Many of the criticisms leveled at us by Egilman et al1 make it evident that they do not understand the basic principles of occupational cohort standardized mortality ratio (SMR) studies. Their letter provides little evidence that any of the authors has either conducted or analyzed an occupational cohort study. As an occupational cohort is followed forward in time, the observed number of deaths from specific causes (as classified by the International Classification of Diseases [ICD] code in use at the time of death) is compared with an expected number of deaths derived from an appropriate comparison group. Many SMR studies span several decades, during which different ICD coding systems could be operational over the period spanned by the study. For example, our update of the Vermont talc workers’ study spanned the period 1930 through 2012. The ICD coding system was revised many times over that period, beginning with the fifth revision (ICD-5) and ending with the tenth (ICD-10), which was first implemented in 1999. The final observed counts of each cause of death and the expected numbers are based on mapping the distinct ICD codes onto the cause of death.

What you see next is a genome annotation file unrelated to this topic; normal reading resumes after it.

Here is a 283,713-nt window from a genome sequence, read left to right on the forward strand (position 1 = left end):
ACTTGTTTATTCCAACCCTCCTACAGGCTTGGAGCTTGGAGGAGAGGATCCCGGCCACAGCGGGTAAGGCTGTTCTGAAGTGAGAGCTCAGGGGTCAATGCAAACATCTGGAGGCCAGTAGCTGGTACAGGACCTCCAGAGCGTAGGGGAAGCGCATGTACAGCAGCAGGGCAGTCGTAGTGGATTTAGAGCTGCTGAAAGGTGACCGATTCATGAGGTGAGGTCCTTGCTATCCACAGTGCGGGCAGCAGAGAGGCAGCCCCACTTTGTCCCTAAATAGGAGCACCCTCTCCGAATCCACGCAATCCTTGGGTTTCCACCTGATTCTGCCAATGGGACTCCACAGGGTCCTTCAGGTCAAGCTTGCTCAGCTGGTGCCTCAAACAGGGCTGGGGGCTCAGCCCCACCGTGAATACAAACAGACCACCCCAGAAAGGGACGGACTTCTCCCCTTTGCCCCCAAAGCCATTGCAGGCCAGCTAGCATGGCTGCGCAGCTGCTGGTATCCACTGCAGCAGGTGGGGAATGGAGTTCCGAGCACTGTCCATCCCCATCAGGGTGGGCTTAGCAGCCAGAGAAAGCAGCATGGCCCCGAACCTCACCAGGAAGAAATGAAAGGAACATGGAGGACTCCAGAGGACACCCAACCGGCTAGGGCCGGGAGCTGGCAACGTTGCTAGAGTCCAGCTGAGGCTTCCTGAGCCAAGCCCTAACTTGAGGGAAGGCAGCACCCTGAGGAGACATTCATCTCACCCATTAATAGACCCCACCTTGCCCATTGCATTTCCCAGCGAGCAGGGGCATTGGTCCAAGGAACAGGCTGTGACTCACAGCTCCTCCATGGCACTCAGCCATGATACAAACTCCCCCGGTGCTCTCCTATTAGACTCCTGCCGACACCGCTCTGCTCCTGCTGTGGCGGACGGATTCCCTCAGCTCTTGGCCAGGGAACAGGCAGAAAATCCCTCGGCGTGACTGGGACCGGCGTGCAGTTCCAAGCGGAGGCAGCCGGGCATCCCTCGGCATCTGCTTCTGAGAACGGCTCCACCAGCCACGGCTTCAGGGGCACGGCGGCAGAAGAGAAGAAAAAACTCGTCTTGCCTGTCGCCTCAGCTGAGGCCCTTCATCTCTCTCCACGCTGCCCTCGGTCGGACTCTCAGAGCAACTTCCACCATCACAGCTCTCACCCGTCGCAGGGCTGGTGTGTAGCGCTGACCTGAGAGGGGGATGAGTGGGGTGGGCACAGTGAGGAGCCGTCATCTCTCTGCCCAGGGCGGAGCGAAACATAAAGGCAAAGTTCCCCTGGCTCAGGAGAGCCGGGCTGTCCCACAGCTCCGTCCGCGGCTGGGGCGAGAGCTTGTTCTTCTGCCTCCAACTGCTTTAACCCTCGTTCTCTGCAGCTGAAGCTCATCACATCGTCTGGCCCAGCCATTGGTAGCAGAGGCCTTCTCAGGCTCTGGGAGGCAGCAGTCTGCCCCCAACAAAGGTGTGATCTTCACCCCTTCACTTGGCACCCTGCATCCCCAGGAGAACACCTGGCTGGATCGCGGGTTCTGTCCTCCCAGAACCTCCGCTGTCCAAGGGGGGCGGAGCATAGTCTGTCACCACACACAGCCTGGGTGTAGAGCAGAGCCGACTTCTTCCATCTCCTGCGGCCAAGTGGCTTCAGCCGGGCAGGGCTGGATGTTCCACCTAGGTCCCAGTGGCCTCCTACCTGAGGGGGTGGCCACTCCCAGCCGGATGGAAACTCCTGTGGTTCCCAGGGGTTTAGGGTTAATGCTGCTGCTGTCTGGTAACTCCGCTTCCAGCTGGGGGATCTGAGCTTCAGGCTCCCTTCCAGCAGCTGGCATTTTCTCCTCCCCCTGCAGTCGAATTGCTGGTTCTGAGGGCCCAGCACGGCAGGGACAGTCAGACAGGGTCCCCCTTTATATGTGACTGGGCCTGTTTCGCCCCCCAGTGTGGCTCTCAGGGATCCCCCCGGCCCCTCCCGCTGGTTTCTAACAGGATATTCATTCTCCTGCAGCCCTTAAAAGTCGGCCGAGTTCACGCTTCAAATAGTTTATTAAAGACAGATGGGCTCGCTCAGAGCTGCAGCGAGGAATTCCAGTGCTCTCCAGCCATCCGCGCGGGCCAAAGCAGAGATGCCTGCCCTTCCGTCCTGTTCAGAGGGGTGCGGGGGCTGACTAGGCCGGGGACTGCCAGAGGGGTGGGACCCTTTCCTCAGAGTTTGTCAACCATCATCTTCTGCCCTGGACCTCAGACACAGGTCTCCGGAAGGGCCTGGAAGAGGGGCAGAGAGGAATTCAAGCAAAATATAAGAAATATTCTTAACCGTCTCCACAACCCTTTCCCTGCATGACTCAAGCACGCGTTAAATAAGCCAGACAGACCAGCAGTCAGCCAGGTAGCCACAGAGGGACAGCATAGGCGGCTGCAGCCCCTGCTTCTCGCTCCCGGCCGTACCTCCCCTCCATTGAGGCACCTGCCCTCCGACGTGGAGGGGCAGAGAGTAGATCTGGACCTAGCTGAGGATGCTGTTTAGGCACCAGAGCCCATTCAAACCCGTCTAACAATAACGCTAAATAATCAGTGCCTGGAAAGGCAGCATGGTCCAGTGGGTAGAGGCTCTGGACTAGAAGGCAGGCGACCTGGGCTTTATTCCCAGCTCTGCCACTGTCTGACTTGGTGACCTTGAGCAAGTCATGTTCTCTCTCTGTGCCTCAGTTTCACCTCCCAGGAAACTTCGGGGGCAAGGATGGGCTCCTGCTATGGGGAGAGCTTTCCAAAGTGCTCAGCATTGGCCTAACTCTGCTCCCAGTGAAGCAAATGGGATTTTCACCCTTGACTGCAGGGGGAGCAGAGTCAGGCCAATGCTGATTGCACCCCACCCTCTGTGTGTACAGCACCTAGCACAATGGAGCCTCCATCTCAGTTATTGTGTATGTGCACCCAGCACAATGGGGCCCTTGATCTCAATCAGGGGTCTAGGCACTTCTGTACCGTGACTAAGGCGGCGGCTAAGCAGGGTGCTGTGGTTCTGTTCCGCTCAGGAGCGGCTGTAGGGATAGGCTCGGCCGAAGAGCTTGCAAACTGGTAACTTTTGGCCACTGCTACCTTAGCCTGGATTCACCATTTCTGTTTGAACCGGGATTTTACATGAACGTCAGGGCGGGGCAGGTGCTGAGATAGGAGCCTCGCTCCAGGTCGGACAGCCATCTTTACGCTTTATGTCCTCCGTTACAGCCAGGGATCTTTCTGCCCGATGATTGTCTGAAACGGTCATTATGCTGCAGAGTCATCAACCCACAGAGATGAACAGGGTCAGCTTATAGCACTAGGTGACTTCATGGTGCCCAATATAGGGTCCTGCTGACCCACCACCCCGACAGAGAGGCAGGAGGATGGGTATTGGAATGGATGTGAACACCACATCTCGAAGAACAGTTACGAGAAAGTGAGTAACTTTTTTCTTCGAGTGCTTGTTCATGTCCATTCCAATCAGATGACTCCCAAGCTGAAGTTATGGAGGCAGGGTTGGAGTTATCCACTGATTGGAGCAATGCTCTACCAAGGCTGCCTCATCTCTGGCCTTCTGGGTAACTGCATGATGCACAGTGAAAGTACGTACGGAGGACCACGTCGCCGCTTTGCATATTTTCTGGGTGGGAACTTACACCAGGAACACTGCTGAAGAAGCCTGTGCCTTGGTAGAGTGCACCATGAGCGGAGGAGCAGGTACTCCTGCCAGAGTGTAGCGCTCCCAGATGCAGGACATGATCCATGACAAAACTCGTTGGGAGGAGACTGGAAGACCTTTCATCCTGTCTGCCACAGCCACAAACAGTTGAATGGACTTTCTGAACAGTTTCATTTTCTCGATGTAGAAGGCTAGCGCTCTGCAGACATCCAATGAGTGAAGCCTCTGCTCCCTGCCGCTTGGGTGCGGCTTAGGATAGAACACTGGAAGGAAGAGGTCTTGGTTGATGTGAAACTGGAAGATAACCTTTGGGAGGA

Egilman et al1 appear to have great difficulty with understanding the requirements for an appropriate comparison group for SMR occupational cohort studies. In SMR studies, it is customary to choose the general underlying population from which the cohort members are drawn as the comparison group. When local population mortality rates are not available, national mortality rates are often used. In our paper, we used both local (Vermont) rates and national (US) rates and found that both yielded similar results for our estimates of SMR. We presented results based only on national rates because confidentiality protections stipulated by the National Center for Health Statistics preclude the use of sub-national rates when either the observed or the expected number is less than 10. Because there can be strong temporal trends in both disease incidence and population structure over the course of an occupational cohort study, the rates in the comparison group must be contemporaneously adjusted to the distribution of age (and sex, if applicable) in the occupational cohort to derive the expected numbers. The reason for choosing local and national general populations as the comparison groups is that the members of the occupational cohort are drawn from the general population and would be expected to have the same employment profiles as the general population before and after membership of the occupational cohort under study. For example, the Vermont talc miners and millers would be expected potentially to work in occupations involving asbestos exposure elsewhere before and after membership in the occupational cohort. It is absurd to suggest, as Egilman et al1 do, that rates of asbestos-related diseases in the Vermont talc miners and millers should be compared with rates in populations that were never exposed to asbestos.